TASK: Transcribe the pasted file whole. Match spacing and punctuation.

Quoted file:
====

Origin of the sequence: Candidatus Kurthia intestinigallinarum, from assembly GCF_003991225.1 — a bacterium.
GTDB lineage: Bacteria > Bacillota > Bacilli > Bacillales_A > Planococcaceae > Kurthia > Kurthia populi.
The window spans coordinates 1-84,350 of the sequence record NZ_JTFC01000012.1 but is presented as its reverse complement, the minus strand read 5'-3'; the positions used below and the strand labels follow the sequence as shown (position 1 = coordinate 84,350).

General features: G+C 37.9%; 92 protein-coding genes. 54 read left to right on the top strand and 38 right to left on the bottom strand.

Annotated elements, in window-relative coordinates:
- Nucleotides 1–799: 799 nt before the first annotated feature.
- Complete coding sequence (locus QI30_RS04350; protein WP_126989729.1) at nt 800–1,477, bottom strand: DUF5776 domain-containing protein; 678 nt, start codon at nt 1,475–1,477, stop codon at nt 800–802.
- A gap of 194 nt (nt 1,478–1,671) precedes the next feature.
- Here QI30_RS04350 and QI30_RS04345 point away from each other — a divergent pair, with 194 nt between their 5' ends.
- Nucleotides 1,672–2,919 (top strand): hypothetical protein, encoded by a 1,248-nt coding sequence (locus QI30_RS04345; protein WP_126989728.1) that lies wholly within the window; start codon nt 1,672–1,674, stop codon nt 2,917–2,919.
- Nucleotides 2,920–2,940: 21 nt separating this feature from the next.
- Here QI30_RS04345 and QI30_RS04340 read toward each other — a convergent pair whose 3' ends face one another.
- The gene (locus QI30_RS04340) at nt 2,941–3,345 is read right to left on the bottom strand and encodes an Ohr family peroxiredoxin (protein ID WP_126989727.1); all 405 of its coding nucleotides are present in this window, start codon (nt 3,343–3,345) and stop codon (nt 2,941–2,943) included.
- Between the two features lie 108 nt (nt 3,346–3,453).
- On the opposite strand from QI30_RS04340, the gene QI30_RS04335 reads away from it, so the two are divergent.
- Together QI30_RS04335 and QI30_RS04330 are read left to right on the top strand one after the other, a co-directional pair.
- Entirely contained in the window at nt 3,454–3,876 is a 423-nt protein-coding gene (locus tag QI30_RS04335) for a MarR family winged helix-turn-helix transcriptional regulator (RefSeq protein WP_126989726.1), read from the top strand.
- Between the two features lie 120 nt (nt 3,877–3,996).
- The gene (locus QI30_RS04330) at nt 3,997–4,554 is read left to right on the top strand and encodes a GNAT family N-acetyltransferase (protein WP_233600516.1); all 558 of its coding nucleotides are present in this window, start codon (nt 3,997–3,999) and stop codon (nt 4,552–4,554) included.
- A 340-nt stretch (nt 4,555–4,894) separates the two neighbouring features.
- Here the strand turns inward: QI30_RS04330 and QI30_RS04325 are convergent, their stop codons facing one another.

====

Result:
Origin of the sequence: Candidatus Kurthia intestinigallinarum, from assembly GCF_003991225.1 — a bacterium.
GTDB lineage: Bacteria > Bacillota > Bacilli > Bacillales_A > Planococcaceae > Kurthia > Kurthia populi.
The window spans coordinates 1-84,350 of the sequence record NZ_JTFC01000012.1 but is presented as its reverse complement, the minus strand read 5'-3'; the positions used below and the strand labels follow the sequence as shown (position 1 = coordinate 84,350).

General features: G+C 37.9%; 92 protein-coding genes. 54 read left to right on the top strand and 38 right to left on the bottom strand.

Annotated elements, in window-relative coordinates:
- Nucleotides 1–799: 799 nt before the first annotated feature.
- Complete coding sequence (locus QI30_RS04350; protein WP_126989729.1) at nt 800–1,477, bottom strand: DUF5776 domain-containing protein; 678 nt, start codon at nt 1,475–1,477, stop codon at nt 800–802.
- A gap of 194 nt (nt 1,478–1,671) precedes the next feature.
- Here QI30_RS04350 and QI30_RS04345 point away from each other — a divergent pair, with 194 nt between their 5' ends.
- Nucleotides 1,672–2,919 (top strand): hypothetical protein, encoded by a 1,248-nt coding sequence (locus QI30_RS04345; protein WP_126989728.1) that lies wholly within the window; start codon nt 1,672–1,674, stop codon nt 2,917–2,919.
- Nucleotides 2,920–2,940: 21 nt separating this feature from the next.
- Here QI30_RS04345 and QI30_RS04340 read toward each other — a convergent pair whose 3' ends face one another.
- The gene (locus QI30_RS04340) at nt 2,941–3,345 is read right to left on the bottom strand and encodes an Ohr family peroxiredoxin (protein ID WP_126989727.1); all 405 of its coding nucleotides are present in this window, start codon (nt 3,343–3,345) and stop codon (nt 2,941–2,943) included.
- Between the two features lie 108 nt (nt 3,346–3,453).
- On the opposite strand from QI30_RS04340, the gene QI30_RS04335 reads away from it, so the two are divergent.
- Together QI30_RS04335 and QI30_RS04330 are read left to right on the top strand one after the other, a co-directional pair.
- Entirely contained in the window at nt 3,454–3,876 is a 423-nt protein-coding gene (locus tag QI30_RS04335) for a MarR family winged helix-turn-helix transcriptional regulator (RefSeq protein WP_126989726.1), read from the top strand.
- Between the two features lie 120 nt (nt 3,877–3,996).
- The gene (locus QI30_RS04330) at nt 3,997–4,554 is read left to right on the top strand and encodes a GNAT family N-acetyltransferase (protein WP_233600516.1); all 558 of its coding nucleotides are present in this window, start codon (nt 3,997–3,999) and stop codon (nt 4,552–4,554) included.
- A 340-nt stretch (nt 4,555–4,894) separates the two neighbouring features.
- Here the strand turns inward: QI30_RS04330 and QI30_RS04325 are convergent, their stop codons facing one another.